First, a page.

3. Do the people that threatened Judge Greer have any political power? Does Randall Terry? Krugman is either stupid (he thinks people like Terry have political power) or he thinks that Christians are extremists.

    Actually, I think I disagree with you here. I don't know if they as individuals have power, but they as an organized coalition do - that is clear. That is why federal congress got involved.

    If I remember correctly he also apologized for his statement fairly soon after he made it.

    Actually Falwell still says that he stands behind what he said. He "apologized", but then said that they were still responsible for it happening.

    Do you not think that Falwell has any political power? I am honestly not sure...he is clearly still a "spokesman", but I am not sure how much power that he holds.

    By eliminating the filibuster, the "extremists" on the right want to ignore the constitutional framework of this country. Whether you like it or not, the filibuster is built into the system and it is well within the rights of the Democrats to use it.

    He basically equates the religious right (which I take to mean Christians of conservative leanings) with extremists.

    This is where we disagree. I think that the "Religious Right" is different than Christians with conservative leanings. The RR is an organized political machine with significant power, while Christians who lean conservative tend to much less "extreme". For example, when Time Mag released their 25 most influential evangelicals, almost all of them had signficant political power. But I believe that that group is very different than your every day Christian who leans to the right.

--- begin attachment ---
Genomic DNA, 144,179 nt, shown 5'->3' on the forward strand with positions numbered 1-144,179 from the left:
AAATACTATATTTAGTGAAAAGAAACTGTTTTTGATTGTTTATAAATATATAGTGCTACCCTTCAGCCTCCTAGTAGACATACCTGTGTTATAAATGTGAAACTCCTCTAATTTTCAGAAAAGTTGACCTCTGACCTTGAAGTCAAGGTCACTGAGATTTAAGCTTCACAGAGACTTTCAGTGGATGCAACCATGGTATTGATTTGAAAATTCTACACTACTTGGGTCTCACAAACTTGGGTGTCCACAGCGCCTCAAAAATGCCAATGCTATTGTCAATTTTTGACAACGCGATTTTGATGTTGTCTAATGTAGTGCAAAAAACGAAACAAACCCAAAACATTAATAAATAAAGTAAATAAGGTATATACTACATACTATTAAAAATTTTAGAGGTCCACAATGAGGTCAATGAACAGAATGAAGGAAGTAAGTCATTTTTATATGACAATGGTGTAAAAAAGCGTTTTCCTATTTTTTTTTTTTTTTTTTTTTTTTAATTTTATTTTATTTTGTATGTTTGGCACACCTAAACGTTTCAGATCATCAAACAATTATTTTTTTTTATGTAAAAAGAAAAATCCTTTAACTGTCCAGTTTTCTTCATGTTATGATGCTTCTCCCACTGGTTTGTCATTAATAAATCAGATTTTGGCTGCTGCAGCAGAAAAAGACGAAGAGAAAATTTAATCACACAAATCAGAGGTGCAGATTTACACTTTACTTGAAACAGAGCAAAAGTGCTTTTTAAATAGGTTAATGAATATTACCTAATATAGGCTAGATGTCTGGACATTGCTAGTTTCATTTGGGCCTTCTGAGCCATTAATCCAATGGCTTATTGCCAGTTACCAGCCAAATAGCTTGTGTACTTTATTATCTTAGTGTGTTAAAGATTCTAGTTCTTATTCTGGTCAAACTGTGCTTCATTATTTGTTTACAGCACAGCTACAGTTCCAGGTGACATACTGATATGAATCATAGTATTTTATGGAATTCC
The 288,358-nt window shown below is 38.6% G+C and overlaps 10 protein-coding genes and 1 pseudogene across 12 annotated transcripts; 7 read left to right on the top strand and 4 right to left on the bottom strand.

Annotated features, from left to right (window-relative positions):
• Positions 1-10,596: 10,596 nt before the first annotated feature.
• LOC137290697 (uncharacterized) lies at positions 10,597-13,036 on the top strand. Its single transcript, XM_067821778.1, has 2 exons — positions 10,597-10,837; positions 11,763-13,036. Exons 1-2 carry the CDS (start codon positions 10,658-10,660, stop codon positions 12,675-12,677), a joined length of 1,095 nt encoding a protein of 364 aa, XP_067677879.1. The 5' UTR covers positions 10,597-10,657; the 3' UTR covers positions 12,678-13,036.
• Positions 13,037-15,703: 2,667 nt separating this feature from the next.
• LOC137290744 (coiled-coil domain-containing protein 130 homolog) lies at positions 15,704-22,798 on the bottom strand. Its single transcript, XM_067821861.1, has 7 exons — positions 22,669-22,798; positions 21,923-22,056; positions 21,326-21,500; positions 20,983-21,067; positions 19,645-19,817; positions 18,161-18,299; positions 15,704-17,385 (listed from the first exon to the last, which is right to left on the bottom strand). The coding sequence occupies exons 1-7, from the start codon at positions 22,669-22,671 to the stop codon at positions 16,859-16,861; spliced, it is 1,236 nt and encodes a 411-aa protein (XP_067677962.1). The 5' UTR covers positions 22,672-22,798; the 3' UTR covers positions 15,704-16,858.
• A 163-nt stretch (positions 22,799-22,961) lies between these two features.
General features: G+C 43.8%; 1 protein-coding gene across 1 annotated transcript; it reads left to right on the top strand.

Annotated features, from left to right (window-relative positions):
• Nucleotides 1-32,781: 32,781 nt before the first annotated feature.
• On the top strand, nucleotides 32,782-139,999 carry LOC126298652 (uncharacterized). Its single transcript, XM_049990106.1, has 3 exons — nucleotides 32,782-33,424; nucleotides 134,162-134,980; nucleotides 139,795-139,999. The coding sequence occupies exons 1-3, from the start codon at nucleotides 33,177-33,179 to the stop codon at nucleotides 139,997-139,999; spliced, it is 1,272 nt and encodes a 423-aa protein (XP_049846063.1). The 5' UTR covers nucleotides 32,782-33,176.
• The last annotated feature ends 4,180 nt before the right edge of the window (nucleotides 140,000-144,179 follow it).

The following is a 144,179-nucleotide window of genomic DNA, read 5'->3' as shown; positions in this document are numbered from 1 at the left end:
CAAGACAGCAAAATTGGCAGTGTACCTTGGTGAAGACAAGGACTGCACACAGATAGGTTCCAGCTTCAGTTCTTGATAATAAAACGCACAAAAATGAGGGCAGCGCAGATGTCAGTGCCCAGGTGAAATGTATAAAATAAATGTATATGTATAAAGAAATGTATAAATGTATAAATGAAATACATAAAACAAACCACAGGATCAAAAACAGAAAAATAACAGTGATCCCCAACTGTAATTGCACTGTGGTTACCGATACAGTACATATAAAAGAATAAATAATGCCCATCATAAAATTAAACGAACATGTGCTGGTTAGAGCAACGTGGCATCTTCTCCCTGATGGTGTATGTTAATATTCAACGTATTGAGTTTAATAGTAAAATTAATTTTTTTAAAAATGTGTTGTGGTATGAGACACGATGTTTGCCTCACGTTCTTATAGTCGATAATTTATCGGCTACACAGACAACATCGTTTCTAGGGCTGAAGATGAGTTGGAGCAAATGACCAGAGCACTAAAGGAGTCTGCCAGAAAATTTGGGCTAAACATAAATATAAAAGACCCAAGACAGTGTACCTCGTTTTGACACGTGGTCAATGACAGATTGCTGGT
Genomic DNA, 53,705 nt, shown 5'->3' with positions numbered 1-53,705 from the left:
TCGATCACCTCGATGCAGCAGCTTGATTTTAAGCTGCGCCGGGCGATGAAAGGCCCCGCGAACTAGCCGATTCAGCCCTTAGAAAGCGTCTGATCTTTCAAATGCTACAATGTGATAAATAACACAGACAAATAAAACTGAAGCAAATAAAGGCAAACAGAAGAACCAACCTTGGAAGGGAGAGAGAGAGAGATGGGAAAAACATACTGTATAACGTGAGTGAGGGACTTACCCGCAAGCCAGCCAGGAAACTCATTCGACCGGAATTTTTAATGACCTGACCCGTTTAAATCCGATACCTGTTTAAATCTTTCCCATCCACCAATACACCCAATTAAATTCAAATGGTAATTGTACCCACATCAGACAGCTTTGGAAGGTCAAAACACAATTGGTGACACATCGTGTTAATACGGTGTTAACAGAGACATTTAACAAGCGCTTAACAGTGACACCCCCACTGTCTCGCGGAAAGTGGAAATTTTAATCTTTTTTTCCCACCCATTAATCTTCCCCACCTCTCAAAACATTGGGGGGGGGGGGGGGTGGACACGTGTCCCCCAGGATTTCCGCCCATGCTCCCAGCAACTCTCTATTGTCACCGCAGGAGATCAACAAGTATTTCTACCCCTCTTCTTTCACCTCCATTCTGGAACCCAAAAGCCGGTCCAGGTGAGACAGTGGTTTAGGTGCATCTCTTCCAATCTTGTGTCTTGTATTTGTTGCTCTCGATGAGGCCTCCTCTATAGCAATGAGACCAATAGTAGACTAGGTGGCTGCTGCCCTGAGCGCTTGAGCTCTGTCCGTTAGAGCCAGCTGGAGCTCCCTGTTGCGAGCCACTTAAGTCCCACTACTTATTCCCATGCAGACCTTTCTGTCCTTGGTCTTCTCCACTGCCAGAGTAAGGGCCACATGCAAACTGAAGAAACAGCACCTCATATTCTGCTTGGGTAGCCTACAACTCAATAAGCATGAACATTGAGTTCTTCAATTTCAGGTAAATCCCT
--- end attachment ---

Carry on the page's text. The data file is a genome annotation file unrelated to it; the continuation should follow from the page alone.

I did not hear anyone complaining when the Republicans tried to use the filibuster for Clinton's nominees, and denied many of them hearings (from here):

    All this changed in 1996. Rather than openly challenge President Clinton's nominees on the floor, Republicans decided to deny them Senate Judiciary Committee hearings. Between 1996 and 2000, 20 of Bill Clinton's appeals-court nominees were denied hearings, including Elena Kagan, now dean of the Harvard Law School, and many other women and minorities. In 1999, Judiciary Chairman Orrin Hatch refused to hold hearings for almost six months on any of 16 circuit-court and 31 district-court nominations Clinton had sent up. Three appeals-court nominees who did manage to obtain a hearing in Clinton's second term were denied a committee vote, including Allen R. Snyder, a distinguished Washington lawyer, Clinton White House aide, and former Rehnquist law clerk, who drew lavish praise at his hearing -- but never got a committee vote. Some 45 district-court nominees were also denied hearings, and two more were afforded hearings but not a committee vote.

    Even votes that did occur were often delayed for months and even years. In late 1999, New Hampshire Republican Bob Smith blocked a vote on 9th U.S. Circuit Court of Appeals nominee Richard Paez for months by putting an anonymous hold on the nomination. When Majority Leader Trent Lott could no longer preserve the hold, Smith and 13 other Republicans tried to mount a filibuster against the vote, but cloture was voted and Paez easily confirmed. It had been over four years since his nomination.